Obama to make fourth trip to oil disaster zone

President Barack Obama unveiled plans for a fourth visit to the Gulf of Mexico next week, with his three-state tour reflecting the widening footprint of the US oil disaster zone.

Obama will visit Mississippi, Alabama and Florida, all of which have coastlines, fishing industries and tourist beaches damaged or threatened by the massive oil slick spawned by the April 20 explosion on a BP-operated rig.

On the 50th day of the disaster meanwhile, Obama lashed out at media "talking heads" who have criticized his response and said if it was up to him, he would fire BP CEO Tony Hayward over several flippant public comments.

"On Monday, June 14 and Tuesday, June 15, President Obama will travel to Mississippi, Alabama and Florida to further assess the latest efforts to counter the BP oil spill," the White House said in a statement.

Obama has made three previous trips to the disaster area, all of them to Louisiana, until now the main focus of efforts to mop up the oil slick, and to plug the ruptured well that caused America's worst environmental disaster.

A laughing gull coated in heavy oil wallows in the surf on June 4, on East Grand Terre Island, Louisiana.
A laughing gull coated in heavy oil wallows in the surf on June 4, on East Grand Terre Island, Louisiana.

Earlier, Obama struck a tougher rhetorical tone on the disaster, despite insisting he was not playing politics or putting on a show for news cameras.

Hayward, whose sardonic English tones and comments, including a prediction that the Gulf spill would be "very, very modest," have irked some Americans, found himself directly in the cross-hairs.

"He wouldn't be working for me after making any of those statements," Obama said on the NBC "Today Show."

Hayward has since apologized for his remarks.

Obama revealed he had not spoken to Hayward, since the explosion on the Deepwater Horizon, saying there would be little point.

"When you talk to a guy like a BP CEO, he's going to say all the right things to me. I'm not interested in words. I'm interested in actions."

Hayward can expect another tough ride next week: a key House of Representatives panel Tuesday said he would testify on the disaster on June 17.

Obama, who made the latest of his three trips to the disaster zone last week, insisted he had no time for playing politics -- though his comments seem to be taking on an increasingly political cast.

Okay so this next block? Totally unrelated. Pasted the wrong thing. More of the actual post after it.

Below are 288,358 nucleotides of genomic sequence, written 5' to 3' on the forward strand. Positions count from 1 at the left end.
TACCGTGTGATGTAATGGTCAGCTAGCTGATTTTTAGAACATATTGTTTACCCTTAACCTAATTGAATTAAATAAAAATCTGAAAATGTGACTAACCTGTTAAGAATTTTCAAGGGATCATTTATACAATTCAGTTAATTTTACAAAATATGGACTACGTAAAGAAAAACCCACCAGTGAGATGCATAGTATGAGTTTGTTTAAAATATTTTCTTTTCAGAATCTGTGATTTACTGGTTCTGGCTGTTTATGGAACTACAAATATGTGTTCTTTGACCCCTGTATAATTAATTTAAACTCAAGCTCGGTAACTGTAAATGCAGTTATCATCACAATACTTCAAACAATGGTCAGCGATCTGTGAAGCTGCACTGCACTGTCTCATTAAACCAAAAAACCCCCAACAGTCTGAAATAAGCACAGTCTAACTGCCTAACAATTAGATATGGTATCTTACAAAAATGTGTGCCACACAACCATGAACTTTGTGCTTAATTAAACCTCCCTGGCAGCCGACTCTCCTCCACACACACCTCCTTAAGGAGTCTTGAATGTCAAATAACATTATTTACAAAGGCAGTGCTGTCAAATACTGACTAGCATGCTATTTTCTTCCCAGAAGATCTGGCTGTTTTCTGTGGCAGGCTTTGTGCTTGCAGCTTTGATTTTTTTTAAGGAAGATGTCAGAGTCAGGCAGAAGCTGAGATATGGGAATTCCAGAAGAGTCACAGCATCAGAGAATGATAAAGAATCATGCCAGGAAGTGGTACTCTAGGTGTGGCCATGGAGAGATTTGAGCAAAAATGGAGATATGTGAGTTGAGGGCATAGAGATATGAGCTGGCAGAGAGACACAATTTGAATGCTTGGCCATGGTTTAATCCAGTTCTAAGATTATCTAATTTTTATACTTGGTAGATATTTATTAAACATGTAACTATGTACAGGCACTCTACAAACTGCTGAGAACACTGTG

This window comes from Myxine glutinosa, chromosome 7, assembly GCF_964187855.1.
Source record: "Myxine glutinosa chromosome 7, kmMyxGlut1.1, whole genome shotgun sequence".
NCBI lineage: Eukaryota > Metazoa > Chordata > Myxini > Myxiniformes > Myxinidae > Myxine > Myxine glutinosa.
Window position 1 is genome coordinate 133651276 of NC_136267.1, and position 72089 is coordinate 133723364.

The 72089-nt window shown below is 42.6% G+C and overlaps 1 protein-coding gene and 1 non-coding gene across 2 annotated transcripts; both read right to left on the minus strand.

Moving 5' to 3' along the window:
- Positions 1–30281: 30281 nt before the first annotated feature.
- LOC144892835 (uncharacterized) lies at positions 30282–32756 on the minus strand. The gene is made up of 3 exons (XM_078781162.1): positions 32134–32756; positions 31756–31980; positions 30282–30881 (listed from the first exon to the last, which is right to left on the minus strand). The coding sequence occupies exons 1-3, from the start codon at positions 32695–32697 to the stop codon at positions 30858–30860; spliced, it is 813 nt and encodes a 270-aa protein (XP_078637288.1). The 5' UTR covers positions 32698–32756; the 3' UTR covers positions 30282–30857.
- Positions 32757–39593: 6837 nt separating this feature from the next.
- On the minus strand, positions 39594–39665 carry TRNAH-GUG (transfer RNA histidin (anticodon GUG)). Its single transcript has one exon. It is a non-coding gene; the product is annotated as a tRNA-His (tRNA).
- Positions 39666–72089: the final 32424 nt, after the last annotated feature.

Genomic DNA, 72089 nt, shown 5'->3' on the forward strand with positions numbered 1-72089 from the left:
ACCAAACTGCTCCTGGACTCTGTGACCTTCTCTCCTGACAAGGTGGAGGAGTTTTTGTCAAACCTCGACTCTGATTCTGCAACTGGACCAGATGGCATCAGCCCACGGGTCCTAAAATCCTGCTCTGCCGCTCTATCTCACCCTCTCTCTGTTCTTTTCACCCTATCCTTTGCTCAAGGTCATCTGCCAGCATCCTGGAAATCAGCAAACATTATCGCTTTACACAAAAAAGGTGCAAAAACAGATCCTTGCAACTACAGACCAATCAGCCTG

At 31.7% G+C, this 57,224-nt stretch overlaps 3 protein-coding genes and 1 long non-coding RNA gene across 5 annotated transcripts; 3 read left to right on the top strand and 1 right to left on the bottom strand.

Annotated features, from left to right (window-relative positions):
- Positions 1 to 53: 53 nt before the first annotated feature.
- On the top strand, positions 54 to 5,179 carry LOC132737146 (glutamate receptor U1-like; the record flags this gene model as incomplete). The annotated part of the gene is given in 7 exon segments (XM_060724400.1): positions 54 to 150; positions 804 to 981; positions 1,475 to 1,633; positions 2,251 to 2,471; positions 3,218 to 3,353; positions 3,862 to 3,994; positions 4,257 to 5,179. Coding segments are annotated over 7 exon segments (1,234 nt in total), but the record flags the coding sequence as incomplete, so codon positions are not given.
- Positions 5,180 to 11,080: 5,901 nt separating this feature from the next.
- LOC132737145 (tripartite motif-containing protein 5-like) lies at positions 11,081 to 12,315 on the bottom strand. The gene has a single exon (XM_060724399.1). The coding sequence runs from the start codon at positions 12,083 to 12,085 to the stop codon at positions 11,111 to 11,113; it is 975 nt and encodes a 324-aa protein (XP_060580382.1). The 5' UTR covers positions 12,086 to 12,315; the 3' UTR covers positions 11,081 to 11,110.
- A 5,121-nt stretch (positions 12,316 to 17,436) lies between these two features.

He told NBC he was looking for some "ass to kick" as recriminations mount and oil reaps a dreadful toll on seabirds, Louisiana wetlands, teeming fishing grounds and idyllic beaches.

He rejected claims he had been too cool, or slow in his response.

"I'm going to push back hard on this because I think that this is an idea that got into folks' heads and the media is running with it.

"I was down there a month ago, before most of these talking heads were even paying attention to the Gulf," he said.

The undersea effort to capture spewing oil is accelerating.

Coastguard Admiral Thad Allen, who is heading the government response, said BP engineers had captured 14,842 barrels of oil over the last 24 hours from a containment cap placed over the well that blew on April 20, a significant increase from Monday's tally.

It remains unclear how much oil is spewing out of the busted wellhead, and officials have warned they will not be able to siphon off all of the excess crude until relief wells are dug -- likely not until August.

"We've gone from about 6,000 barrels up to almost 15,000," Allen said.

Later, asked about estimates the leak could be gushing as much as 25,000-60,000 a day, Allen told ABC News: "I don't know if it would be that high.

"Everything we know and everything we see is through the either remote sensors or remote-operated vehicles that are like looking through a particular keyhole at a particular time."

Underwater video footage of the wellhead, and the containment cap installed by BP last week still appeared to show substantial oil escaping into the sea from the ruptured well.

There was also sobering news on the scope of the environmental damage, as scientists said that they had found evidence of an undersea oil plume at a size of 3,300 feet more than 40 miles from the disaster site.

The National Oceanic and Atmospheric Administration (NOAA) said it had "fingerprinted" the oil to confirm it came from the BP well, though said the residue was currently at "low concentrations."

BP had previously said oil plumes, which could pose deep threats to marine life, had not been discovered.

Still oil prices were up on Tuesday, fluttering around 72 dollars a barrel as expectations of slipping inventories and short term demand beat out fears of a faltering economy. New York's main futures contract, light sweet crude for delivery in July, rose 55 cents to 71.99 dollars a barrel.

Commentators have drawn parallels between Obama's handling of the slick, and his predecessor George W. Bush's botched management of Hurricane Katrina that devastated the same coastline in 2005.

Political warning signs over the disaster are proliferating.

A recent CBS News poll showed only thirty-eight percent of Americans approve of the way the administration is dealing with the spill.

A Washington Post/ABC survey revealed more Americans disapprove of Obama's response to the oil spill than disapprove of Bush's Katrina performance.

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